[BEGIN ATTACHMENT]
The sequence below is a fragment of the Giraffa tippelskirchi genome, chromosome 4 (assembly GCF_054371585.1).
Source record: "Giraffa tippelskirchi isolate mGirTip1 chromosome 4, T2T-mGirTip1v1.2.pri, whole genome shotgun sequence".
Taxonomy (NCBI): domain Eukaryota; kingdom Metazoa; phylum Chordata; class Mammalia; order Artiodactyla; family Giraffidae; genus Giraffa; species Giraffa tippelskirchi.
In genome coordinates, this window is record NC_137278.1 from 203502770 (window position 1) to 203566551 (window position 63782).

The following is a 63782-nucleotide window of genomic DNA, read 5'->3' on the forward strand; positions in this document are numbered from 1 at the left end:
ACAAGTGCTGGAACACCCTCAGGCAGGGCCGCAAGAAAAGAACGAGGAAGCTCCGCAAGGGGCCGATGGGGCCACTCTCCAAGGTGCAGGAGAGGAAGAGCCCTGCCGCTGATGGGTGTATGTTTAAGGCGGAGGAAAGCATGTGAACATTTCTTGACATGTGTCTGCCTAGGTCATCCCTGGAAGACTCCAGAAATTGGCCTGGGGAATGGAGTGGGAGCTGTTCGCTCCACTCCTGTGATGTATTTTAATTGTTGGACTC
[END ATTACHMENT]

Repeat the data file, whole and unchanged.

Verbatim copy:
The sequence below is a fragment of the Giraffa tippelskirchi genome, chromosome 4 (assembly GCF_054371585.1).
Source record: "Giraffa tippelskirchi isolate mGirTip1 chromosome 4, T2T-mGirTip1v1.2.pri, whole genome shotgun sequence".
Taxonomy (NCBI): domain Eukaryota; kingdom Metazoa; phylum Chordata; class Mammalia; order Artiodactyla; family Giraffidae; genus Giraffa; species Giraffa tippelskirchi.
In genome coordinates, this window is record NC_137278.1 from 203502770 (window position 1) to 203566551 (window position 63782).

The following is a 63782-nucleotide window of genomic DNA, read 5'->3' on the forward strand; positions in this document are numbered from 1 at the left end:
ACAAGTGCTGGAACACCCTCAGGCAGGGCCGCAAGAAAAGAACGAGGAAGCTCCGCAAGGGGCCGATGGGGCCACTCTCCAAGGTGCAGGAGAGGAAGAGCCCTGCCGCTGATGGGTGTATGTTTAAGGCGGAGGAAAGCATGTGAACATTTCTTGACATGTGTCTGCCTAGGTCATCCCTGGAAGACTCCAGAAATTGGCCTGGGGAATGGAGTGGGAGCTGTTCGCTCCACTCCTGTGATGTATTTTAATTGTTGGACTC